At some point during your personal injury or medical malpractice case, you may be called upon to testify. This could be in a deposition or it could be at trial. In rare cases, you may be required to testify at a pretrial hearing. While the situations may be different, there are many constants that remain the same regardless of the forum in which you are testifying. The first and most fundamental principle is that you must prepare for your testimony. Many people think, “If I'm just going to show up and tell the truth, why should I prepare?” This is a fair question. The answer is, “Testimony follows certain rules that are not similar to real-life experiences. Preparing will make you a better witness.”
Meet With Your Legal Team as Directed
Your legal team will want to meet with you before your testimony. This isn't an attempt to get you to say a certain thing, rather, it is to prepare you for what is to come. Contrary to what you see on television, much of civil law is not particularly exciting. For example, before a witness can testify to a document, it must be admitted into evidence. This involves “laying foundation” for the document. Laying foundation is relatively universal and typically calls for the following questions:
- Do you recognize this document?
- What is it?
- How do you recognize it?
- Is this document in the same condition as when you received it (or, in the case of a photograph, does this picture fairly and accurately reflect the condition of the subject at the time in question?)
In order for this process to go smoothly, it is essential that you meet with the legal team to review these documents ahead of time. This ensures you have plenty of time to review the documents and refamiliarize yourself with them in the comfort of an office rather than when you are on the stand.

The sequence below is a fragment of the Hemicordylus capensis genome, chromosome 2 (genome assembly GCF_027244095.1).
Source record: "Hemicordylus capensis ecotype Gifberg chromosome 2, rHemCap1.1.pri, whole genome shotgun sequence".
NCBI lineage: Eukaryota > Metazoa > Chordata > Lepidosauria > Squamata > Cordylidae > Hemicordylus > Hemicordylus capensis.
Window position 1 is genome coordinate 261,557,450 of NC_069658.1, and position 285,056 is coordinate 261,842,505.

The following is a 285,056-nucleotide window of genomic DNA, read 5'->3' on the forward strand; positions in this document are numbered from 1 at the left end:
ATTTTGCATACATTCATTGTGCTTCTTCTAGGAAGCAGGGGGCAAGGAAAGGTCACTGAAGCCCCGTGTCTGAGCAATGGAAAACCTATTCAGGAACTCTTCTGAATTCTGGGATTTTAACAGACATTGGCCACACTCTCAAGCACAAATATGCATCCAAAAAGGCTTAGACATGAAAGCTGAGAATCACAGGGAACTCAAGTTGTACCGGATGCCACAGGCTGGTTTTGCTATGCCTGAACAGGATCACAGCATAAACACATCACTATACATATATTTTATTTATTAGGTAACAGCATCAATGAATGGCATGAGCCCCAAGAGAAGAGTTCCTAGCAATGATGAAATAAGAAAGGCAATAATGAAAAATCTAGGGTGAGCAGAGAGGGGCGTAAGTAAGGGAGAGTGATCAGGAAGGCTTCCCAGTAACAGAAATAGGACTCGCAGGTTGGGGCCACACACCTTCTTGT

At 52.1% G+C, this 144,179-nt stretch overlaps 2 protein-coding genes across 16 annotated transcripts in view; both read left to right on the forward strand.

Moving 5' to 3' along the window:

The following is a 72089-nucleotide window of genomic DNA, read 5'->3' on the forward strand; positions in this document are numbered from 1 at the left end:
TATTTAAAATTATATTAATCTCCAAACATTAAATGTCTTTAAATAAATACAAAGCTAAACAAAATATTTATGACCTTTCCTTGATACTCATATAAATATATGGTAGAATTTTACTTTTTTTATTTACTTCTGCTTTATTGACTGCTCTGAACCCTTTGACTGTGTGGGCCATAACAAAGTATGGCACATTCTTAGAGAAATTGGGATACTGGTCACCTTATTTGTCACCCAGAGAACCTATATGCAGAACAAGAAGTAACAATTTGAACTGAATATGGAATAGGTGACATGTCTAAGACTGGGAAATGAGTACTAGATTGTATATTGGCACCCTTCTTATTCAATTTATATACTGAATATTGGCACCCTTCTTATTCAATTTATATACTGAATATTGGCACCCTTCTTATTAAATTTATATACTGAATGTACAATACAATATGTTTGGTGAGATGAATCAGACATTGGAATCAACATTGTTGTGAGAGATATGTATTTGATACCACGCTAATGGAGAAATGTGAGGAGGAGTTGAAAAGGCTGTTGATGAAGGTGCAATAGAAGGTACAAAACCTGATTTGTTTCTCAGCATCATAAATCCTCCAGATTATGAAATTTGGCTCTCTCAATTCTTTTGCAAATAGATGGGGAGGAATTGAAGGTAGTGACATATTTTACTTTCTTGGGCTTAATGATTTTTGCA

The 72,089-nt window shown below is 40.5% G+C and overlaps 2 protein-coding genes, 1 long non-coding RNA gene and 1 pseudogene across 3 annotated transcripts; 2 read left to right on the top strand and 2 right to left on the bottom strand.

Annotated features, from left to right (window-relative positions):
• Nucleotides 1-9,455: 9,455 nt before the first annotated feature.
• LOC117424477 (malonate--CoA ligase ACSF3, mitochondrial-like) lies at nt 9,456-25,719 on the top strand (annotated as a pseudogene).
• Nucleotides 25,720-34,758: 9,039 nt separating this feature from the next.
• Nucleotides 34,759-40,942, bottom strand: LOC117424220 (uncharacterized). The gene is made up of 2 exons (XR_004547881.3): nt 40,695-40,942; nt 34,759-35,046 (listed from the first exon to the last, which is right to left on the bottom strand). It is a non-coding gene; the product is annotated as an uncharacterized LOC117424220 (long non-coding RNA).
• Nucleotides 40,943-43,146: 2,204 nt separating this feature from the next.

Follow Your Legal Team's Instructions
Once you have met with your legal team, you may be given some homework. For example, they may ask you to review your personal injury diary to remind yourself of the stages of healing you experienced. You kept this diary specifically because you (and your lawyers) knew you would not be able to recall the minutiae the diary would entail. This diary, documenting the day-to-day journey of healing, will be critical to providing the fact finder with actual data about your injury and recovery.
Your lawyer may also ask you to review other legal or personal documents. If your lawyer or legal team asks you to do something in preparation for trial, do it. It is in your best interests.
Do You Need Legal Representation?
If you need legal representation due to an injury from medical malpractice or the negligence or carelessness of others, contact the attorneys at Gilman & Bedigian, LLC. Our firm focuses exclusively on these types of cases. We have the legal team that can provide you the support and dedication your case needs. There is no fee for a consultation. Call 1.800.592.6162 today.